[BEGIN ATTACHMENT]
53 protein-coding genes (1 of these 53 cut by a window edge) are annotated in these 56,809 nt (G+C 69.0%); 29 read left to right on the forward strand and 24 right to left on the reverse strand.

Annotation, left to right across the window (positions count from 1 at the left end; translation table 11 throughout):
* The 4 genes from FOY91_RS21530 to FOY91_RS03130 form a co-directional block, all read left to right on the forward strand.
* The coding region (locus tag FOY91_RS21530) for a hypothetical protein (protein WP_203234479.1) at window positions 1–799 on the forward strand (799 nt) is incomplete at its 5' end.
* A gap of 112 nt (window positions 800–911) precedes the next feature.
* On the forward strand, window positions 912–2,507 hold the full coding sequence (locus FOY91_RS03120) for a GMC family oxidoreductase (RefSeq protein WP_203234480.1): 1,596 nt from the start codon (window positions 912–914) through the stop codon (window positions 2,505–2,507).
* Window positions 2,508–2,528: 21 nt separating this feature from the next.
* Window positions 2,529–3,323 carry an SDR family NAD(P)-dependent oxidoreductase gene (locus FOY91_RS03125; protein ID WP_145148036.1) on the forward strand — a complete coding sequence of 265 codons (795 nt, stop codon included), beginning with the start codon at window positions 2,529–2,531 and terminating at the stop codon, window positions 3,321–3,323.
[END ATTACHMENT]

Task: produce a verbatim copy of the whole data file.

53 protein-coding genes (1 of these 53 cut by a window edge) are annotated in these 56,809 nt (G+C 69.0%); 29 read left to right on the forward strand and 24 right to left on the reverse strand.

Annotation, left to right across the window (positions count from 1 at the left end; translation table 11 throughout):
* The 4 genes from FOY91_RS21530 to FOY91_RS03130 form a co-directional block, all read left to right on the forward strand.
* The coding region (locus tag FOY91_RS21530) for a hypothetical protein (protein WP_203234479.1) at window positions 1–799 on the forward strand (799 nt) is incomplete at its 5' end.
* A gap of 112 nt (window positions 800–911) precedes the next feature.
* On the forward strand, window positions 912–2,507 hold the full coding sequence (locus FOY91_RS03120) for a GMC family oxidoreductase (RefSeq protein WP_203234480.1): 1,596 nt from the start codon (window positions 912–914) through the stop codon (window positions 2,505–2,507).
* Window positions 2,508–2,528: 21 nt separating this feature from the next.
* Window positions 2,529–3,323 carry an SDR family NAD(P)-dependent oxidoreductase gene (locus FOY91_RS03125; protein ID WP_145148036.1) on the forward strand — a complete coding sequence of 265 codons (795 nt, stop codon included), beginning with the start codon at window positions 2,529–2,531 and terminating at the stop codon, window positions 3,321–3,323.